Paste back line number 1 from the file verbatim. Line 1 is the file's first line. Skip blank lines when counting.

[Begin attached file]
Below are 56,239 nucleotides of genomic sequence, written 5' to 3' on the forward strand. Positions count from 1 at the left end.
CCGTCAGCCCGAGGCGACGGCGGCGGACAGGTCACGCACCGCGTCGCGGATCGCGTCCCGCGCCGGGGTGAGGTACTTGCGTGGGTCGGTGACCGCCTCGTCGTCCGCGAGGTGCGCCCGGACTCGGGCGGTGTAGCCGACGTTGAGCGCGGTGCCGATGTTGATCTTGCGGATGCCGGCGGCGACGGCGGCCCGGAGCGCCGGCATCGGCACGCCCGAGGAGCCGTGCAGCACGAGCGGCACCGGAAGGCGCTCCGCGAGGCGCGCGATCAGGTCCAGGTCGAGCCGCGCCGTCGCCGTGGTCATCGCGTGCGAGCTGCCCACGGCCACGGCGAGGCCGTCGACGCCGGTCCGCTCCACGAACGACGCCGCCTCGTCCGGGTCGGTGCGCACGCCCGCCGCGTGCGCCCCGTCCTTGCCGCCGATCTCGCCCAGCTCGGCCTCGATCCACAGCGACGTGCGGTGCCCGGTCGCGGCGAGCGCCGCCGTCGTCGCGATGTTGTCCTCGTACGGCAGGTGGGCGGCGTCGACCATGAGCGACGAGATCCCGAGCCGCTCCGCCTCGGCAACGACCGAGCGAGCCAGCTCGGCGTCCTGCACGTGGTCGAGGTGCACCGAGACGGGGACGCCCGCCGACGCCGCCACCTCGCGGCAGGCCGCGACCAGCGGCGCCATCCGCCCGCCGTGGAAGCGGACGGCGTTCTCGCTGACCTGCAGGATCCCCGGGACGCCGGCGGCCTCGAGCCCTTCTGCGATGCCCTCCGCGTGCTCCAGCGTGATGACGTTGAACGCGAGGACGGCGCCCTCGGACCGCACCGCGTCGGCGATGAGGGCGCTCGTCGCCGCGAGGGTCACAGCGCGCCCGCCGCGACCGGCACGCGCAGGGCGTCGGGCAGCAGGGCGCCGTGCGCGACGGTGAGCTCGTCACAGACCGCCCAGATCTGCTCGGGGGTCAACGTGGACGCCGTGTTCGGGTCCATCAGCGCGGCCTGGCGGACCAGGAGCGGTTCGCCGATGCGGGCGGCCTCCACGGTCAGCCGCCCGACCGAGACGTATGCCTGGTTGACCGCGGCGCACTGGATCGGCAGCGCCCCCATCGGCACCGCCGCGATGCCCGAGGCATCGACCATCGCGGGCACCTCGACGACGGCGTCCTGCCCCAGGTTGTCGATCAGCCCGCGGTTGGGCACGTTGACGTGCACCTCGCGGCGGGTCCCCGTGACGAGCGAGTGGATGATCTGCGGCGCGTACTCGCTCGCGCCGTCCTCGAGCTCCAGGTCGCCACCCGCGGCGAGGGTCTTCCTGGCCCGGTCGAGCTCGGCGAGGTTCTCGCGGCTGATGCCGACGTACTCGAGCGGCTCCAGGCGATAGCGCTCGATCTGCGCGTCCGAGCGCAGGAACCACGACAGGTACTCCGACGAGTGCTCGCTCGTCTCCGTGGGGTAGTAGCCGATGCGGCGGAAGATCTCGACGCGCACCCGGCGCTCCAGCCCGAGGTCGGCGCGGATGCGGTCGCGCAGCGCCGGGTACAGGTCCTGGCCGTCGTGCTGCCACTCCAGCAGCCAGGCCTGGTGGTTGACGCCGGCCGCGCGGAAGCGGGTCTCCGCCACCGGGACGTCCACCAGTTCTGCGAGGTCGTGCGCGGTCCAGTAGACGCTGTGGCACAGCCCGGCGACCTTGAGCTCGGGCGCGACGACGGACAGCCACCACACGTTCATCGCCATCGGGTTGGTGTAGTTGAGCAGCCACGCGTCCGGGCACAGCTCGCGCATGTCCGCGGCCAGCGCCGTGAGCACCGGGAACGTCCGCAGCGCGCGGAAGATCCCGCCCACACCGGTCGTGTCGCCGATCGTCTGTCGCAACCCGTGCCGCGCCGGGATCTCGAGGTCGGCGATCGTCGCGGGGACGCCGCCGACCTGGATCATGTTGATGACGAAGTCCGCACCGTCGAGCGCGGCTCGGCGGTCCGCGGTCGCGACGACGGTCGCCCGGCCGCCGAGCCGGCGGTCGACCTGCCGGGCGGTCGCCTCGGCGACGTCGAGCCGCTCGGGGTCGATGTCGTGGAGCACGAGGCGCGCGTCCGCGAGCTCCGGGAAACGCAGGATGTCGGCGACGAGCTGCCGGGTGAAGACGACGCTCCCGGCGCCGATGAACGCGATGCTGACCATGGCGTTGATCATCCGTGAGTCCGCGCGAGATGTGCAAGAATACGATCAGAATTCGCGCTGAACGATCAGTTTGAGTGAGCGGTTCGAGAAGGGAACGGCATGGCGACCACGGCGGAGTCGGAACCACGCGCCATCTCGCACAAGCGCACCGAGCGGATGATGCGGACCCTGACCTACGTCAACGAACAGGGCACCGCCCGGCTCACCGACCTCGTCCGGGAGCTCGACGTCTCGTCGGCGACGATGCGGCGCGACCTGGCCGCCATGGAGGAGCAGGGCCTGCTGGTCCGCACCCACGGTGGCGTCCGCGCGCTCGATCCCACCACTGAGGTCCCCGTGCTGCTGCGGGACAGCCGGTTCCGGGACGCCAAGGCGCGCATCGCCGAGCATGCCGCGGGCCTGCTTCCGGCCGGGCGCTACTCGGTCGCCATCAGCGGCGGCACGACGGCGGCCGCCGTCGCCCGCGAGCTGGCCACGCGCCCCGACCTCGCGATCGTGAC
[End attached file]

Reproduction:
Below are 56,239 nucleotides of genomic sequence, written 5' to 3' on the forward strand. Positions count from 1 at the left end.